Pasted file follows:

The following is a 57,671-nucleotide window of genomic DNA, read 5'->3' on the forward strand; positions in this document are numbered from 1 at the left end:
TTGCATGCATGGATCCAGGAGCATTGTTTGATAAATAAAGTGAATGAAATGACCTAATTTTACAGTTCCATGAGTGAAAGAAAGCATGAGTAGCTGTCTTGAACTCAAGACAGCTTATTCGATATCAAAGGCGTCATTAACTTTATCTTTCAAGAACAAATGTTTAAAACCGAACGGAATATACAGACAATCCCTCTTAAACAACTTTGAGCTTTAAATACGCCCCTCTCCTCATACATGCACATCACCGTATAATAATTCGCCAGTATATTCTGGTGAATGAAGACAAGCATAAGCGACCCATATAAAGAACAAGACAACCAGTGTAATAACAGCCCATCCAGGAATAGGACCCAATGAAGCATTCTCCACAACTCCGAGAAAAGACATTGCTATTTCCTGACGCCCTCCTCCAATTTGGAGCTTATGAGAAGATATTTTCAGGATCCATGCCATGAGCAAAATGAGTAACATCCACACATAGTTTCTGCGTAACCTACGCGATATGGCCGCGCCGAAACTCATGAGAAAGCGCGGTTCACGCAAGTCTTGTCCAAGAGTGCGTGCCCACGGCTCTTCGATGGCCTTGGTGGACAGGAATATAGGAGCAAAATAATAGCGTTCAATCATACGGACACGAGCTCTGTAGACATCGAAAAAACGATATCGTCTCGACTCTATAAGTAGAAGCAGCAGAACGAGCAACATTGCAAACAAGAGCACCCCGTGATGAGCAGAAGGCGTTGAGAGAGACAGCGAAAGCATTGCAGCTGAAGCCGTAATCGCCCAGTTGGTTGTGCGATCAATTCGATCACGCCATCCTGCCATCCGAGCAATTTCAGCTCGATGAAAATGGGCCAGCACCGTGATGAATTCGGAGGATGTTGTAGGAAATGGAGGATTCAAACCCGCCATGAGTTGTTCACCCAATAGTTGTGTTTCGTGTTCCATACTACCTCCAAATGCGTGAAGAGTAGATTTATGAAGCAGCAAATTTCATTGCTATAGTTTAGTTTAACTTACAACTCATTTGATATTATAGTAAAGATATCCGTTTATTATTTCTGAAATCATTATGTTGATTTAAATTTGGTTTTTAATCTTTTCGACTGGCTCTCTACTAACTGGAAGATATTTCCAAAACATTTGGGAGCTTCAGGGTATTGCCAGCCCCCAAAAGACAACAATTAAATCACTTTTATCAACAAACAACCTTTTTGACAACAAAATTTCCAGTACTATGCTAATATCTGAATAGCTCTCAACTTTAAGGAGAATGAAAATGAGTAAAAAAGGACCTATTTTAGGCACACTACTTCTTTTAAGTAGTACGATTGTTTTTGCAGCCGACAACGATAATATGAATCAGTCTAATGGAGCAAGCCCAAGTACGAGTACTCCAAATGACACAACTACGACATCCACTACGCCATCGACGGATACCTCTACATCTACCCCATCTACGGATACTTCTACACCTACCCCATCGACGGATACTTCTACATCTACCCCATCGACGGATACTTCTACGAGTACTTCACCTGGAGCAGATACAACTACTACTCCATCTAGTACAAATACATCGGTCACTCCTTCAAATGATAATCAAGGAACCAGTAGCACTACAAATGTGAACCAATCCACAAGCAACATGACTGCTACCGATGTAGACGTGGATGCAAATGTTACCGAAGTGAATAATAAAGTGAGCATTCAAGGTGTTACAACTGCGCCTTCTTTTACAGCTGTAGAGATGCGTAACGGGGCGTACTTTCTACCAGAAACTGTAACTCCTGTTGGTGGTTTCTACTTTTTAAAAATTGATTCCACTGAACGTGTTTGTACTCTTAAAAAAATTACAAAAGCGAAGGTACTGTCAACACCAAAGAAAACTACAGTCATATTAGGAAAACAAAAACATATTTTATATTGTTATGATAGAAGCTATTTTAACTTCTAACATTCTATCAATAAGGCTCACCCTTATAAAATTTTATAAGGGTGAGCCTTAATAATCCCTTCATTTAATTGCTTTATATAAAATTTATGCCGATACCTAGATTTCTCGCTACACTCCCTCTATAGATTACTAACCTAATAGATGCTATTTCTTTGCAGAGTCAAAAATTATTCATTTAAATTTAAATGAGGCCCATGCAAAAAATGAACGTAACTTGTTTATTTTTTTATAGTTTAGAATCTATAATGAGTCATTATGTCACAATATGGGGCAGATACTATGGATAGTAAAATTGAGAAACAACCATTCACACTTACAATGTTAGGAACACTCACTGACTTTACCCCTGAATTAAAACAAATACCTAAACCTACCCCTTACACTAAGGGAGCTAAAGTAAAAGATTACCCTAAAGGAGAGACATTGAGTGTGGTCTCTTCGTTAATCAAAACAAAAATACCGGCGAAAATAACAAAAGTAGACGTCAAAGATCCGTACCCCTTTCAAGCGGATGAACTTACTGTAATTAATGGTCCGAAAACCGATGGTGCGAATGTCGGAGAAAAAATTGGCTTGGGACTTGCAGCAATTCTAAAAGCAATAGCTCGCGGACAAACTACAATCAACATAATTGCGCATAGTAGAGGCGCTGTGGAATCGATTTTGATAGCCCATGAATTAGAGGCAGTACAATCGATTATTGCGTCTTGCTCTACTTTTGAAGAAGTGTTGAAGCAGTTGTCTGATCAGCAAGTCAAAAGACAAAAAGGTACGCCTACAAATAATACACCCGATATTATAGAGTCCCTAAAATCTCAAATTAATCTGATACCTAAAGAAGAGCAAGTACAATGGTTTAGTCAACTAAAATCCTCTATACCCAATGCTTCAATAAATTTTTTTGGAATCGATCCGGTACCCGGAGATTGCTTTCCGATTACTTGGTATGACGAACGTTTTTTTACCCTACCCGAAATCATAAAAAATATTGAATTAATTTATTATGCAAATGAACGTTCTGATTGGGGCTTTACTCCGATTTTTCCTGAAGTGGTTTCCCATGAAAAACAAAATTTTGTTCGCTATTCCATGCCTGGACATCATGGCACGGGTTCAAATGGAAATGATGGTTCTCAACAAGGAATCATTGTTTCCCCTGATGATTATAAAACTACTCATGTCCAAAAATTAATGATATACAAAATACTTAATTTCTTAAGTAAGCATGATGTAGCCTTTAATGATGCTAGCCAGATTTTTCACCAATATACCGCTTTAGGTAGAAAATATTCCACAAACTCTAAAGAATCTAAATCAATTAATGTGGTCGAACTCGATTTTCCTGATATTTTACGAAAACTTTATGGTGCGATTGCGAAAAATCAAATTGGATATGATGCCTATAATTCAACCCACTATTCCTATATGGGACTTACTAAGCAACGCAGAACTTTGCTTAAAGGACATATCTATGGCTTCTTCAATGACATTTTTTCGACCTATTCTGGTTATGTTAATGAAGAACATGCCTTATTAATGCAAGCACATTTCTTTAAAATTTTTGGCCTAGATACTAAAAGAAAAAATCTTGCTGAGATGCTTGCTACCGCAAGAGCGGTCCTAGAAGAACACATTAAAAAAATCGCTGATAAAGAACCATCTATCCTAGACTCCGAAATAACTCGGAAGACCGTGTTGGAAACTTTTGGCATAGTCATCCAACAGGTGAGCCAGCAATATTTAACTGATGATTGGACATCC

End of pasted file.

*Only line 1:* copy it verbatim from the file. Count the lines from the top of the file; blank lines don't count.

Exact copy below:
The following is a 57,671-nucleotide window of genomic DNA, read 5'->3' on the forward strand; positions in this document are numbered from 1 at the left end: